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Semin Neurol. 2008 Feb;28(1):7-16. doi: 10.1055/s-2007-1019125.

Genetics and natural history of multiple sclerosis.

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  • 1Department of Neurology, Mayo Clinic College of Medicine, Rochester, Minnesota 55902, USA.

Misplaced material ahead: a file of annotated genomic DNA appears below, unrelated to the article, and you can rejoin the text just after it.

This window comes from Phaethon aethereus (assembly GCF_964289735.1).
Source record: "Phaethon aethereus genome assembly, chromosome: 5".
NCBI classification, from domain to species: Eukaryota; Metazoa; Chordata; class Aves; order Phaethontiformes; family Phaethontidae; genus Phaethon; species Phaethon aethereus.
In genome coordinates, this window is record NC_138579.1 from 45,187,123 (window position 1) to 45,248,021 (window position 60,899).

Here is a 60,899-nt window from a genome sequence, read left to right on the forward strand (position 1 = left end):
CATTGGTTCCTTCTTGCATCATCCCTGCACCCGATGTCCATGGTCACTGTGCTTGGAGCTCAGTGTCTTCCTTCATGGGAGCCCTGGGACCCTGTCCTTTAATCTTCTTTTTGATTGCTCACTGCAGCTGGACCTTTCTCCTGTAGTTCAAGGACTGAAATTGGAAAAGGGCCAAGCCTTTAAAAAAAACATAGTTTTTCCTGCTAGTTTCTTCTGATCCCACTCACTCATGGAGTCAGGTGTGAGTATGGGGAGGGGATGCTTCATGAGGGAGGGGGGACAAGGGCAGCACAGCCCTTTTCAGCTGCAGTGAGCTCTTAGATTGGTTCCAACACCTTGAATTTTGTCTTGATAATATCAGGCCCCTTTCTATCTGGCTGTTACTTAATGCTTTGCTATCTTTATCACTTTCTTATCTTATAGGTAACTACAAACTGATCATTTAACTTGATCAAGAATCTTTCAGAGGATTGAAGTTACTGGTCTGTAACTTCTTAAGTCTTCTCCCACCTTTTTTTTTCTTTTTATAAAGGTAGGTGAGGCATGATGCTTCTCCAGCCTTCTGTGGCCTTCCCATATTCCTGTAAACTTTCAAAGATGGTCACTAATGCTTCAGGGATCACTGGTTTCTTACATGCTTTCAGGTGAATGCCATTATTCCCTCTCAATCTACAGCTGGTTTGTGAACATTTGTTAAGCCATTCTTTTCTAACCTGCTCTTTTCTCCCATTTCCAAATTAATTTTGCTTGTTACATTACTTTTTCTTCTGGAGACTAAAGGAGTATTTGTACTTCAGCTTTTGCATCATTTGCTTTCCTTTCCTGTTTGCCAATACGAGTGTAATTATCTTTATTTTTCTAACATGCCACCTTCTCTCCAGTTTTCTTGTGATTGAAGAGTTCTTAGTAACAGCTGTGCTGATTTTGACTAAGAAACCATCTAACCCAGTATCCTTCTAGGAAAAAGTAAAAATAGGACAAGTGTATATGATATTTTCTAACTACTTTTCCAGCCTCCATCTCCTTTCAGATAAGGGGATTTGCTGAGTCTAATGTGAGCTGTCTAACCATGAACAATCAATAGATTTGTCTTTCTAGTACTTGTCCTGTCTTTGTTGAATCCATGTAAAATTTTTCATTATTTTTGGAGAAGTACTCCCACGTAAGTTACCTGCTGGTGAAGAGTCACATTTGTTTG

Recent studies have better defined the association between the human leukocyte antigen (HLA)-DR, cytotoxic T-lymphocyte antigen-4, interleukin-7 receptor, and interferon-gamma polymorphisms and susceptibility to multiple sclerosis (MS), while many more studies have been added to the controversial pool of likely false-positive and false-negative genetic association and linkage studies. Apolipoprotein E alleles may yet play an important role in disease course and cognitive impairment, although largely refuted as being directly associated with ambulatory measures of disease severity. Natural history studies have started to better define the clinical phenotypic heterogeneity of idiopathic inflammatory diseases of the central nervous system, fueling new hypotheses about immunopathogenesis of MS. Our understanding of phenotype measurement tools is improving. However, despite all the ongoing effort, the cause of MS and the determinants of heterogeneity in the clinical phenotype of MS remain largely unknown. As advances in our understanding of the immunobiology of MS start to bridge the gap between pathological and clinical natural history of the disease, biologically relevant phenotypes of MS will hopefully emerge to allow more specific treatment modalities to be developed and brought to practice.

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